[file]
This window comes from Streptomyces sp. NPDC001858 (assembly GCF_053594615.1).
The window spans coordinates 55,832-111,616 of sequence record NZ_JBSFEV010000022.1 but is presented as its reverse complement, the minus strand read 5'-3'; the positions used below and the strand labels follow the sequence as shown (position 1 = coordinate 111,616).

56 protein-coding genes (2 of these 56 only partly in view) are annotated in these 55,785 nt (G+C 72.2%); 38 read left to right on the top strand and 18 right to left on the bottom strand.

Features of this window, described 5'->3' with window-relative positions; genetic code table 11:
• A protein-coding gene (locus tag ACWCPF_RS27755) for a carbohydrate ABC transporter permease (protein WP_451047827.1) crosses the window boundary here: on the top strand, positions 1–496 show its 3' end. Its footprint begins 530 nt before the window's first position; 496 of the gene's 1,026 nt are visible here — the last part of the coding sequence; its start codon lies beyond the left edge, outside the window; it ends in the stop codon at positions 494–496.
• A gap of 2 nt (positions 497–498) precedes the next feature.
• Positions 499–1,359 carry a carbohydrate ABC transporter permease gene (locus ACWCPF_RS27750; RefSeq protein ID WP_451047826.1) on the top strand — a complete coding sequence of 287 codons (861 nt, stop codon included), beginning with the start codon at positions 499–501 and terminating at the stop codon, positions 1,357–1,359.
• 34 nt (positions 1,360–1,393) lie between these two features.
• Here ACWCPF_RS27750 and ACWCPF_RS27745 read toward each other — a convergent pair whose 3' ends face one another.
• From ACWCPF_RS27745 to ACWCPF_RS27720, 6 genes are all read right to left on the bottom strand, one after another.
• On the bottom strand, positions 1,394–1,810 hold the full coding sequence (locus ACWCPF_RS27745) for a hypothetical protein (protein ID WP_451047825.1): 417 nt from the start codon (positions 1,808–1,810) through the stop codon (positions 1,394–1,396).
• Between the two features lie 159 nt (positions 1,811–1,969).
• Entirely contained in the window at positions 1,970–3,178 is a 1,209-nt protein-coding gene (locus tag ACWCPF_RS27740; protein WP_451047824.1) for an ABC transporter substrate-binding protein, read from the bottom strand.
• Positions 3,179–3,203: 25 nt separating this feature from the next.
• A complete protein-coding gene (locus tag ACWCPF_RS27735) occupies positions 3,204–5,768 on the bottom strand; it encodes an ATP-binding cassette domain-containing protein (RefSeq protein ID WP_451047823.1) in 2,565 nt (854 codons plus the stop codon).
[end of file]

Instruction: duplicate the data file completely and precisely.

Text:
This window comes from Streptomyces sp. NPDC001858 (assembly GCF_053594615.1).
The window spans coordinates 55,832-111,616 of sequence record NZ_JBSFEV010000022.1 but is presented as its reverse complement, the minus strand read 5'-3'; the positions used below and the strand labels follow the sequence as shown (position 1 = coordinate 111,616).

56 protein-coding genes (2 of these 56 only partly in view) are annotated in these 55,785 nt (G+C 72.2%); 38 read left to right on the top strand and 18 right to left on the bottom strand.

Features of this window, described 5'->3' with window-relative positions; genetic code table 11:
• A protein-coding gene (locus tag ACWCPF_RS27755) for a carbohydrate ABC transporter permease (protein WP_451047827.1) crosses the window boundary here: on the top strand, positions 1–496 show its 3' end. Its footprint begins 530 nt before the window's first position; 496 of the gene's 1,026 nt are visible here — the last part of the coding sequence; its start codon lies beyond the left edge, outside the window; it ends in the stop codon at positions 494–496.
• A gap of 2 nt (positions 497–498) precedes the next feature.
• Positions 499–1,359 carry a carbohydrate ABC transporter permease gene (locus ACWCPF_RS27750; RefSeq protein ID WP_451047826.1) on the top strand — a complete coding sequence of 287 codons (861 nt, stop codon included), beginning with the start codon at positions 499–501 and terminating at the stop codon, positions 1,357–1,359.
• 34 nt (positions 1,360–1,393) lie between these two features.
• Here ACWCPF_RS27750 and ACWCPF_RS27745 read toward each other — a convergent pair whose 3' ends face one another.
• From ACWCPF_RS27745 to ACWCPF_RS27720, 6 genes are all read right to left on the bottom strand, one after another.
• On the bottom strand, positions 1,394–1,810 hold the full coding sequence (locus ACWCPF_RS27745) for a hypothetical protein (protein ID WP_451047825.1): 417 nt from the start codon (positions 1,808–1,810) through the stop codon (positions 1,394–1,396).
• Between the two features lie 159 nt (positions 1,811–1,969).
• Entirely contained in the window at positions 1,970–3,178 is a 1,209-nt protein-coding gene (locus tag ACWCPF_RS27740; protein WP_451047824.1) for an ABC transporter substrate-binding protein, read from the bottom strand.
• Positions 3,179–3,203: 25 nt separating this feature from the next.
• A complete protein-coding gene (locus tag ACWCPF_RS27735) occupies positions 3,204–5,768 on the bottom strand; it encodes an ATP-binding cassette domain-containing protein (RefSeq protein ID WP_451047823.1) in 2,565 nt (854 codons plus the stop codon).